with all the poise of a cannonball

(Click the images for full-size versions!)

Tsar Paul the Forgettable.

Tsar Paul the Forgettable.

We started the day with a brief visit to Mikhailovsky Castle, the personal project of Tsar Paul I, one of the more sad and useless Tsars of the 18th century (his father, Peter III, being another of the “sad and useless” category; his mother, Catherine the Great, reigned between them and was extremely effective.) Mikhailovsky is architecturally very cool, with a huge octagonal courtyard at its heart and an exterior designed to display a different architectural style depending on which direction it’s viewed from. It was built mainly as a result of Paul’s paranoia about being assassinated in the Winter Palace. It didn’t work: he was assassinated at Mikhailovsky six weeks after moving in. His son and successor Alexander was actually in the building at the time, and immediately after doing Paul in the assassins came over to Alexander and told him “you’re it, boyo. Don’t disappoint.”

Fortress of Peter & Paul. The crownwork (horseshoe-shaped building at the top) houses the Artillery Museum.

Fortress of Peter & Paul. The crownwork (horseshoe-shaped building at the top) houses the Artillery Museum.

Right at the heart of St Petersburg, on its own island, is Petropavlovskaya Krepost – the Fortress of Peter and Paul. It sits across the Neva from the Admiralty and the Winter Palace, a big old trace-italienne fortress (literally, as Italian designers were brought in to lay it out): squat, angular, and still pretty formidable-looking after three hundred years. We walked along the sandy beaches around its sheer wall; artists were putting the finishing touches on entrants of a sand art competition and smart-looking Russian crows were playing and squabbling on the fortress’s walls and among the bits of driftwood the Neva brings down from Lake Ladoga.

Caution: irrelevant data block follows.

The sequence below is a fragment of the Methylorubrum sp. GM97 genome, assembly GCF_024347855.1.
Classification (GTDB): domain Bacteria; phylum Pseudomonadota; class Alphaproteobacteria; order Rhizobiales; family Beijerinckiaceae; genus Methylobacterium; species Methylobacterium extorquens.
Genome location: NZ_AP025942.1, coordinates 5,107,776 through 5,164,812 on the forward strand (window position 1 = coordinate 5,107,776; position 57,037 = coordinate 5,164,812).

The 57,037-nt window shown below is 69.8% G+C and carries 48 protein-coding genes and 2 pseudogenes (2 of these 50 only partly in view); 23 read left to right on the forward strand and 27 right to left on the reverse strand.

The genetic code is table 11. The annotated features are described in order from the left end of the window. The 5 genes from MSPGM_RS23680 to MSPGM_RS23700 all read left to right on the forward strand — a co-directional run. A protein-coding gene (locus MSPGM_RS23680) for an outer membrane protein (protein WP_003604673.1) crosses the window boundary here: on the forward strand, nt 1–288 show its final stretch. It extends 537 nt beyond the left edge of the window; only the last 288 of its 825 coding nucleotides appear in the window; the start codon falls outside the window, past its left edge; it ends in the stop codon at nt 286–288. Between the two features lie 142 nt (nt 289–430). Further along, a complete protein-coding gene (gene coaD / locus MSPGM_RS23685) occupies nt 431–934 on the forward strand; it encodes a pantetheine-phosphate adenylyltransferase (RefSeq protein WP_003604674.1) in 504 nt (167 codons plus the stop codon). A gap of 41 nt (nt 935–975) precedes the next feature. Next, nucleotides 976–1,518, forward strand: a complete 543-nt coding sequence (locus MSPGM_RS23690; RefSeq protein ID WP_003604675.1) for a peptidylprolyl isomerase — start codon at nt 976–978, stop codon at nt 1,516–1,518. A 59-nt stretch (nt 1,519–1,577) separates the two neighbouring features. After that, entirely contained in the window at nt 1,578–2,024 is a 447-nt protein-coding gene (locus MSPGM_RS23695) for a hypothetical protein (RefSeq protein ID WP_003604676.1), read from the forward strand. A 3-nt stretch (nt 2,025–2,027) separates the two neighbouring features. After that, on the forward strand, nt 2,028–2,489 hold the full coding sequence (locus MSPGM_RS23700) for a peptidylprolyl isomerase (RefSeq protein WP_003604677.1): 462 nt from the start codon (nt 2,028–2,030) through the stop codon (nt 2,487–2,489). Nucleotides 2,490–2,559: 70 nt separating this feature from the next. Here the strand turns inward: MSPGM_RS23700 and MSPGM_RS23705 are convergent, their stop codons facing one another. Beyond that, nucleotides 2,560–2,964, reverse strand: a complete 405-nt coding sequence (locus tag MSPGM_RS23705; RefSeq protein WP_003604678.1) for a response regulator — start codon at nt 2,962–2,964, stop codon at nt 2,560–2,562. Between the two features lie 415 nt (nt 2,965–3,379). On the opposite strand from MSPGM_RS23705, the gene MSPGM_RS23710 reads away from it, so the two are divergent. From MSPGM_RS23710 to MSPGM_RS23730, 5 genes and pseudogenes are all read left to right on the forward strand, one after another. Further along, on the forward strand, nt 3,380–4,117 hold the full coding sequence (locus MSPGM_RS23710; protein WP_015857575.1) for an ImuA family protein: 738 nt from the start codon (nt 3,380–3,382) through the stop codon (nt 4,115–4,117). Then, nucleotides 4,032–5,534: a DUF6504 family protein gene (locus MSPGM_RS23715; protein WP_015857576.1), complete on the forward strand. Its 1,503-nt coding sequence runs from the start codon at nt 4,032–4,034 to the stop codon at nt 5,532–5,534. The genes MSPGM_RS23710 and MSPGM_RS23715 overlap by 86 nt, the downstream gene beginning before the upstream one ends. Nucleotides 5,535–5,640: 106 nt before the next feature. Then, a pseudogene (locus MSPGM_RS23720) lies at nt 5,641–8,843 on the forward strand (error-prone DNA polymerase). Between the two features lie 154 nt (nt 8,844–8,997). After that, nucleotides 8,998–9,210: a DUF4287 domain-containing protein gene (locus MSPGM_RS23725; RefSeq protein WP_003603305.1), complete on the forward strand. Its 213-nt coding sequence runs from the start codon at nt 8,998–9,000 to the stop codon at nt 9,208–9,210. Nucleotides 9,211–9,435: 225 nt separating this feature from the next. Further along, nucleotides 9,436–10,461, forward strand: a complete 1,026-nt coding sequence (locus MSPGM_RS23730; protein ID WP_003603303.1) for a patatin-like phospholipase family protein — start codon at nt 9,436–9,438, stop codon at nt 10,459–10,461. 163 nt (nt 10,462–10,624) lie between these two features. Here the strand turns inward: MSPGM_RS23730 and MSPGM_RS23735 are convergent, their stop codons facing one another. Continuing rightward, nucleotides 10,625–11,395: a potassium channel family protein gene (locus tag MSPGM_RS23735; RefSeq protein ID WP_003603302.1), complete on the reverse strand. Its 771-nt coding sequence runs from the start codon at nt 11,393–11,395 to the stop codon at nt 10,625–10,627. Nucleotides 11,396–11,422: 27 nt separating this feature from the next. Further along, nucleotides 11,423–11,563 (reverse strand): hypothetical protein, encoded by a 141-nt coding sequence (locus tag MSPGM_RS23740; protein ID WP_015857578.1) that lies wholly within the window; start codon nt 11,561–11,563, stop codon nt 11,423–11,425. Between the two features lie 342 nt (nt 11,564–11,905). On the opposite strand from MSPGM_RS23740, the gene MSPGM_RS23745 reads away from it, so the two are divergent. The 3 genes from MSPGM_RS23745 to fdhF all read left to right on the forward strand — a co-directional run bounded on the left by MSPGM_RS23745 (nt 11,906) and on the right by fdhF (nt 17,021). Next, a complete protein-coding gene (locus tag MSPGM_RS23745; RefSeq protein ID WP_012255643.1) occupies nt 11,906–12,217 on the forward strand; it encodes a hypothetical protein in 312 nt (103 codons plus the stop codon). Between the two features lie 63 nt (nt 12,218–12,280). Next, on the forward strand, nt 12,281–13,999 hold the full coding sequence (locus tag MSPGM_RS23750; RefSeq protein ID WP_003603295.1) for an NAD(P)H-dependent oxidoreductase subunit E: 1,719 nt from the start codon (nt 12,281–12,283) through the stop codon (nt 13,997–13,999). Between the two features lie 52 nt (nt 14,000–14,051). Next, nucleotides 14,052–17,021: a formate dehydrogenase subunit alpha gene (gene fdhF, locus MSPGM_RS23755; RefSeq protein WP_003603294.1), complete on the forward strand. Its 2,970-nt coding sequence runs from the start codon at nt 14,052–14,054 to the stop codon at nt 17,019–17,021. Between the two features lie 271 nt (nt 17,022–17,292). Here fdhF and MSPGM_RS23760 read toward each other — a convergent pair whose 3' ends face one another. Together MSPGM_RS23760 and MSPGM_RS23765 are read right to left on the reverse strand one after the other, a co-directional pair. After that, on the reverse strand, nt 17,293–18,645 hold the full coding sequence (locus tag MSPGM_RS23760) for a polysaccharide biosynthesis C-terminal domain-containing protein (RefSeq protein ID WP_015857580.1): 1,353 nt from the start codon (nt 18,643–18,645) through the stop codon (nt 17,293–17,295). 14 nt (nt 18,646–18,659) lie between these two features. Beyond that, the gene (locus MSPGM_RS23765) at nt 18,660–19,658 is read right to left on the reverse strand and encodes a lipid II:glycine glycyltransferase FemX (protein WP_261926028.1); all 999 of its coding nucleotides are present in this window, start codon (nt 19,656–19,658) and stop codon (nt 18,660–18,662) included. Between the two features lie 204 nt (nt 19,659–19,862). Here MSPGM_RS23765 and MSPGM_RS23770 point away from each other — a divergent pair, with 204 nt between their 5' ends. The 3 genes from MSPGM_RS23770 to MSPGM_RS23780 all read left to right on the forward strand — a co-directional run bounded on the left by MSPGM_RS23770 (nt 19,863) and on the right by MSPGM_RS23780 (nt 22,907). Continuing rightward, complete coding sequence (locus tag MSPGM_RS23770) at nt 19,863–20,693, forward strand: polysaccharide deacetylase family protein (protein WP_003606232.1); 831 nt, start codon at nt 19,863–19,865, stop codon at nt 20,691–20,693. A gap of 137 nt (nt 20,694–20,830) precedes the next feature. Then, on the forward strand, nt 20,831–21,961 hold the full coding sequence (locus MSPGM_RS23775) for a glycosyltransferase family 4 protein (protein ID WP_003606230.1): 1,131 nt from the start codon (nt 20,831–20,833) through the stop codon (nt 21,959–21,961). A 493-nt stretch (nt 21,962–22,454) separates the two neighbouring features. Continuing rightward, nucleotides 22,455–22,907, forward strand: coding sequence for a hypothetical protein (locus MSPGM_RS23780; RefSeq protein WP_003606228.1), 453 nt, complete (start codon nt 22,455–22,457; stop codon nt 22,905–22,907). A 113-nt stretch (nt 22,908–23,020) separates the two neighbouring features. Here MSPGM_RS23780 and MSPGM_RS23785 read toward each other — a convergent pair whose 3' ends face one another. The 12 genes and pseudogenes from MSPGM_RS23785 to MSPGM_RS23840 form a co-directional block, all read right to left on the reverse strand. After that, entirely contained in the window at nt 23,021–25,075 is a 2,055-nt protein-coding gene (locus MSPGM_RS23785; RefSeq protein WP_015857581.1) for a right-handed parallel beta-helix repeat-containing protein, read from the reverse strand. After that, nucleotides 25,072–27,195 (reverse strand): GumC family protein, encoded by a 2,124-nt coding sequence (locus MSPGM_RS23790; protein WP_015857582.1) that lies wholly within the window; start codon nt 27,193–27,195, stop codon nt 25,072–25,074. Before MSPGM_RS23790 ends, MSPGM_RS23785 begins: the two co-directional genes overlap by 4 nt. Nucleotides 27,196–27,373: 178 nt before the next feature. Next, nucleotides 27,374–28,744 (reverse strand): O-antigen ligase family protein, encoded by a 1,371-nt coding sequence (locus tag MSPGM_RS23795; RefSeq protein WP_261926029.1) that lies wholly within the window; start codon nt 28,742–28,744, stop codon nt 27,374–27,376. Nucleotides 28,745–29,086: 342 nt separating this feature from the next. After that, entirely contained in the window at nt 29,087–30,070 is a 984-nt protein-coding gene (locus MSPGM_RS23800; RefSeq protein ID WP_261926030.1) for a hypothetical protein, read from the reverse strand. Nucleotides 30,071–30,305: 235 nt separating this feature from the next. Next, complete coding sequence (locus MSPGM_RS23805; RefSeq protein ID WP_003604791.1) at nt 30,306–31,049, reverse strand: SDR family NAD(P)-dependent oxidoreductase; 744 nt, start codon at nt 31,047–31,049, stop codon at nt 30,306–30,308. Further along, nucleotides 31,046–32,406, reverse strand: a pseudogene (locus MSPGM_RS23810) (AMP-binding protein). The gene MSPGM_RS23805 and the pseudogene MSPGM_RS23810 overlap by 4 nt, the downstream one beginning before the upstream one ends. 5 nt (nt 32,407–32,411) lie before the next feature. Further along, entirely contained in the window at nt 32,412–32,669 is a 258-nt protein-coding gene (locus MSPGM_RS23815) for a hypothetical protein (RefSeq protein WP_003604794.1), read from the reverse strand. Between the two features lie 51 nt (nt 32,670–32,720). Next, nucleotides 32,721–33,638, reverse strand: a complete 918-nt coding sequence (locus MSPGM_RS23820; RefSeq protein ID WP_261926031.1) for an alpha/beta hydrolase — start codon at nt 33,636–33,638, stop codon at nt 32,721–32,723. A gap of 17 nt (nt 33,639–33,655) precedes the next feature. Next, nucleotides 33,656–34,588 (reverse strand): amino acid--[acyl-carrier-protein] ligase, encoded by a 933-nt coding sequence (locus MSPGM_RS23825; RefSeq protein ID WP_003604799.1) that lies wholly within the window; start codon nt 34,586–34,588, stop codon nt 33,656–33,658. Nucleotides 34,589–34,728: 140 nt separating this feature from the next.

Big ol' eagle above the fortress gate.

Big ol’ eagle above the fortress gate.

Within the walls are a number of nice old buildings, mostly in the classical Russian white-and-pastel style which always reminds me of cakes. Among several buildings with attractive rococo domes is a very yellow church (a cathedral, technically) with a very tall, very gold spire; across the cobbles from it is a bizarre “anatomically correct” seated bronze of Peter the Great, a barrel-chested homunculus in a many-buttoned uniform with a tiny shrunken head and terrifying long spidery fingers worn bright and shiny by tourists inexplicably holding his hands. Brr.

Peter the Great. Note his mutant spider fingers and inexplicable female fanclub.

Peter the Great. Note his mutant spider fingers and inexplicable female fanclub.

We got some kvass from a street seller. It’s a sort of beery drink made of fermented bread, so low in alcohol that it counts as a soft drink under Russian law. I actually really liked it – the taste was oddly honeyed, although there’s no honey in there. Most of the museums inhabiting the walls and buildings looked both a bit pricey and a bit small-time, so we didn’t go into any of them, but the Mint shop buried in one of the walls had an intriguing selection of shiny, pretty coins.

"And the war came, with a curse and a caterwaul..."

“And the war came, with a curse and a caterwaul…”